This section covers the basic procedures for laying out wood frame walls with correctly sized window and door openings and partitions.
Later in this module, you will be introduced to methods for framing with metal studs, and framing window and door openings in masonry walls.
Wall framing is generally done with 2 X 4 studs spaced 16” on center. In a one-storey building, 2 X 4 spacing can be 24” on center. If 24” spacing is used in a two-storey building, the lower floor must be framed with 2 X 6 lumber.
The floor plan drawings for a building show the location of windows and doors.
Avoid placing horizontal framework of windows at eye level. This means you have to consider whether people will generally be sitting or standing when they look out the window.
The window and door schedules will sometimes provide the rough opening dimensions for windows and doors. Another good source of information is the manufacture's catalog.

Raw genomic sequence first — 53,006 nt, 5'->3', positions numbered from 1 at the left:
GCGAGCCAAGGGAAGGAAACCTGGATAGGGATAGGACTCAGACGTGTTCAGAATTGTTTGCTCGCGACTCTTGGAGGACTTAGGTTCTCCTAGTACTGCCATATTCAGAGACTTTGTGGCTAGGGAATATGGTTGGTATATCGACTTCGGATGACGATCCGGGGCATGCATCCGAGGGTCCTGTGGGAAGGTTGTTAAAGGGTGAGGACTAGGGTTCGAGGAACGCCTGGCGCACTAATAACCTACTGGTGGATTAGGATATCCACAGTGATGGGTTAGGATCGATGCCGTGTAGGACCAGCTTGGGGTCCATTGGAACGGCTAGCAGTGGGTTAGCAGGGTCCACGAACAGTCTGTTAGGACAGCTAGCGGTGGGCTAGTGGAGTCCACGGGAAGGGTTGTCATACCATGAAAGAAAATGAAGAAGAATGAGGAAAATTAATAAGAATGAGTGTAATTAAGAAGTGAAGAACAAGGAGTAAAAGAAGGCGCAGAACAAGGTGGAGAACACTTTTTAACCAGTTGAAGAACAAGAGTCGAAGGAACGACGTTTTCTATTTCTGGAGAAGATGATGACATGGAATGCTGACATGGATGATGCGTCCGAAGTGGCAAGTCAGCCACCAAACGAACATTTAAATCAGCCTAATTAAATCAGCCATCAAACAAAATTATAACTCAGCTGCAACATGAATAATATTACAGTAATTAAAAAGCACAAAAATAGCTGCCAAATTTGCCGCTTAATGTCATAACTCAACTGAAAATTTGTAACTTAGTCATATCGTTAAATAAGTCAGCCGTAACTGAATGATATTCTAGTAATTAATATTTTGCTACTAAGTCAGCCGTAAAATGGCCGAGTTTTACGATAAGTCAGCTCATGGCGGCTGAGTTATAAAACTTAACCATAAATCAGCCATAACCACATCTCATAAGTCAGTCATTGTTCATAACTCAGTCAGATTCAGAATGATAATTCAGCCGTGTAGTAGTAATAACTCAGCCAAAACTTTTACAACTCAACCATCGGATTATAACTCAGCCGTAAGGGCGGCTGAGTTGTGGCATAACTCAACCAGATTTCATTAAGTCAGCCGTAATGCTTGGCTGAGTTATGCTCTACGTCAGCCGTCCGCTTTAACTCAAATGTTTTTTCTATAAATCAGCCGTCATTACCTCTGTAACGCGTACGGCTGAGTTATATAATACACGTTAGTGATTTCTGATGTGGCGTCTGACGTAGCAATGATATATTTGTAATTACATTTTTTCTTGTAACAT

Measuring and Cutting Studs
It is extremely important to precisely measure the first one of each type of stud that will be used (common, trimmer, and cripple) as a template for the others.
Common and King Studs
To determine the stud length when the installation is directly on a concrete slab, simply subtract the thickness of the soleplate (1 ½”) and double top plate (3”) from the desired ceiling height and add the thickness of the ceiling material.
The length of a window or door trimmer stud is determined by subtracting the thickness of the soleplate from the height of the header. If the installation is on a wood floor, the thickness of the underlayment also needs to be subtracted.
To determine the length of a cripple stud above a door or window: Combine the height of the trimmer and the thickness of the header. Subtract that total from the length of a regular stud.
To determine the length of a cripple stud below a window:
Determine the height of the rough opening from the floor.
Subtract the combined thickness of the rough sill and soleplate.